All subjects will sign an informed consent at visit 0. There is a separate informed consent for the main study, one for the SLE subjects and one for the Healthy Controls. The same subjects can participate in the genetic sub-study. They must sign another informed consent for the genetic sub-study, one for the SLE subjects and one for the Healthy Controls. There is no need for additional blood drawing since part of the blood drawn for the main study can be used for the genetic sub-study.

Phase 2
Allocation: Non-Randomized
Intervention Model: Parallel Assignment
Masking: None (Open Label)
Primary Purpose: Treatment
Systemic Lupus Erythematosus (SLE)
Drug: Rapamycin
Rapamycin, is given to this group at a starting dose of 2 mg/day.
Other Name: Rapamune, Sirolimus.
  • Experimental: 1
    SLE subjects receiving the study drug, Rapamune.
    Intervention: Drug: Rapamycin
  • No Intervention: 2
    Healthy control group donating blood for the main study.
  • No Intervention: 3
    SLE subjects donating blood for Genetic sub-study
  • No Intervention: 4
    Healthy control subjects donating blood for the Genetic sub-study
Lai ZW, Kelly R, Winans T, Marchena I, Shadakshari A, Yu J, Dawood M, Garcia R, Tily H, Francis L, Faraone SV, Phillips PE, Perl A. Sirolimus in patients with clinically active systemic lupus erythematosus resistant to, or intolerant of, conventional medications: a single-arm, open-label, phase 1/2 trial. Lancet. 2018 Mar 24;391(10126):1186-1196. doi: 10.1016/S0140-6736(18)30485-9. Epub 2018 Mar 15.

*   Includes publications given by the data provider as well as publications identified by Identifier (NCT Number) in Medline.
Not Provided
December 2015   (Final data collection date for primary outcome measure)

Inclusion Criteria:

For SLE Subjects:

  • SLE patients who exhibit ongoing disease activity by SLEDAI greater or equal to 4.
  • SLE patients whose disease activity is controlled by administration of corticosteroids, most commonly, at least 10 mg/day of prednisone.
  • 18 years of age or older.
  • Updated vaccinations prior to study entry.
  • Use of effective contraception for male patients before, during and up to 12 weeks after sirolimus therapy.

For Healthy Control Subjects:

  • 18 years of age or older
  • Must be matched with one of the SLE patients enrolled in the study by age, gender and ethnic origin
  • Must not have any acute or chronic illness.

Exclusion Criteria:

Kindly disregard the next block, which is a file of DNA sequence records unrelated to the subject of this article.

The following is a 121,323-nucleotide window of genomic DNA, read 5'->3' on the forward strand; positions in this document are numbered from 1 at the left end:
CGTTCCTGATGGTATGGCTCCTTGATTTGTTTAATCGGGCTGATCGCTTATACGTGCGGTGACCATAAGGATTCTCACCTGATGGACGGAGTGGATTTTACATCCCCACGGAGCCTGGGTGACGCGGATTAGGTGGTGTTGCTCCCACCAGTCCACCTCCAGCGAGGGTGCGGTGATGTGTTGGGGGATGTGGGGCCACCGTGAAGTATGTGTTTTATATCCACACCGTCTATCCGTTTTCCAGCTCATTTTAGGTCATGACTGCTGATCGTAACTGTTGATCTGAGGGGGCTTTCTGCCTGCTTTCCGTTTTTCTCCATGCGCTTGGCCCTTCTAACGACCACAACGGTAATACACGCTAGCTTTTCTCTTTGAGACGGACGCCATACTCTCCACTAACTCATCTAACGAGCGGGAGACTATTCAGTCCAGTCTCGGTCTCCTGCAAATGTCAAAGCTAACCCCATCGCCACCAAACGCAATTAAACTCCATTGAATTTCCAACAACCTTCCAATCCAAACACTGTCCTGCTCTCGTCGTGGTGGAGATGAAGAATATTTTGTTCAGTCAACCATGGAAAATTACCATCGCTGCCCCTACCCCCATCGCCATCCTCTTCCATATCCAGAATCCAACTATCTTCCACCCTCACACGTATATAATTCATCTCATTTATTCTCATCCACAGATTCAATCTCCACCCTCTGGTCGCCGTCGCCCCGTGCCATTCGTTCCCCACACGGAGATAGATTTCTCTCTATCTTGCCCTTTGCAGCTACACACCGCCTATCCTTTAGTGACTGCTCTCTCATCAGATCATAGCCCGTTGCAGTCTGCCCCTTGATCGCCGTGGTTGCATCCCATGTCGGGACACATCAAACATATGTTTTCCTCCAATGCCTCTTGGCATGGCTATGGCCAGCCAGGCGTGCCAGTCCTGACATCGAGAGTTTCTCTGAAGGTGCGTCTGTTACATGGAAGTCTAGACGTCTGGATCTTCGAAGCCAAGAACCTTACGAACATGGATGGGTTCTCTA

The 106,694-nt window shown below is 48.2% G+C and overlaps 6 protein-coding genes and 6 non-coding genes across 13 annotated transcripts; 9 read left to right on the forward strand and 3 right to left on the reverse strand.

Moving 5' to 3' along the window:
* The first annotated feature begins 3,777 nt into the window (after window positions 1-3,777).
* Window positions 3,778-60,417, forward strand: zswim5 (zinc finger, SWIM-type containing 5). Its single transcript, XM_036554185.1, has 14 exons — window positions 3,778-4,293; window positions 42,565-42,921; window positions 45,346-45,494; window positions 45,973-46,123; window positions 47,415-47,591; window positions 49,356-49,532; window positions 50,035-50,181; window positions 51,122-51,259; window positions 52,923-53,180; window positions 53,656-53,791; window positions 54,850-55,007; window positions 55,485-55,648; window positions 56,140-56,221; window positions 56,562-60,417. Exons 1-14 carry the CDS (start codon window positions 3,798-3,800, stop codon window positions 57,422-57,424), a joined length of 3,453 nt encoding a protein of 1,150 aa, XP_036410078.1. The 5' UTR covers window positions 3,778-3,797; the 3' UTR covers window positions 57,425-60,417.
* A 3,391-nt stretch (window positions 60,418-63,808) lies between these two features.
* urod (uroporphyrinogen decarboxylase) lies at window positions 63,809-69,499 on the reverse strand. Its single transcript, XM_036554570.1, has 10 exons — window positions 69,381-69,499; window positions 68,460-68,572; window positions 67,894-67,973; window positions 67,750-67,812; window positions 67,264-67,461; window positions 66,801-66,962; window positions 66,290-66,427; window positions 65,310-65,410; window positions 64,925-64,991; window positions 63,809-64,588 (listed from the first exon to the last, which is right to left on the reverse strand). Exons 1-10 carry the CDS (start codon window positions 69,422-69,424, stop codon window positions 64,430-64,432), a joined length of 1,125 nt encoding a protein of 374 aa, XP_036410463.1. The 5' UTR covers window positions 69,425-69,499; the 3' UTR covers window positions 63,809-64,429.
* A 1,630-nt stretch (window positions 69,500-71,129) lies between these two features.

For SLE Subjects:

  • Patients who are pregnant.
  • Patients with allergy or intolerance to sirolimus.
  • Patients with life-threatening manifestations of SLE.
  • Patients with proteinuria exceeding 500 mg/24 h or urine protein/creatine ratio >0.5.
  • Patients with total cholesterol > 300 mg/dl or triglyceride > 400 mg.dl will be excluded.
  • Patients with acute infection requiring antibiotics.
  • Patients on sirolimus who develop infections and require intravenous antibiotics and fail to show clinical improvement in 5 days.
  • Patients concurrently undergoing B cell-depleting therapy, cyclophosphamide, cyclosporine, and tacrolimus.
  • Patients who have received investigational biologic B-cell depleting products within one year of study initiation.
  • Patients with a history of chronic viral infections (e.g., HIV, hepatitis B, hepatitis C) or with a history of a malignancy (except non-melanoma skin cancer).
  • Due to interference with sirolimus metabolism, subjects will not be allowed to receive concomitant rifampin, ketoconazole,voriconazole, itraconazole, erythromycin, or clarithromycin during the study.
  • Patients with any type of interstitial lung disease.

For Healthy control Subjects:

  • Subjects who are pregnant.
  • Subjects with any acute or chronic illness.
Sexes Eligible for Study: All
18 Years and older   (Adult, Older Adult)
Contact information is only displayed when the study is recruiting subjects
United States
Not Provided
Not Provided
Andras Perl, MD, Ph.D, State University of New York - Upstate Medical University
State University of New York - Upstate Medical University
Not Provided
State University of New York - Upstate Medical University
October 2016

ICMJE     Data element required by the International Committee of Medical Journal Editors and the World Health Organization ICTRP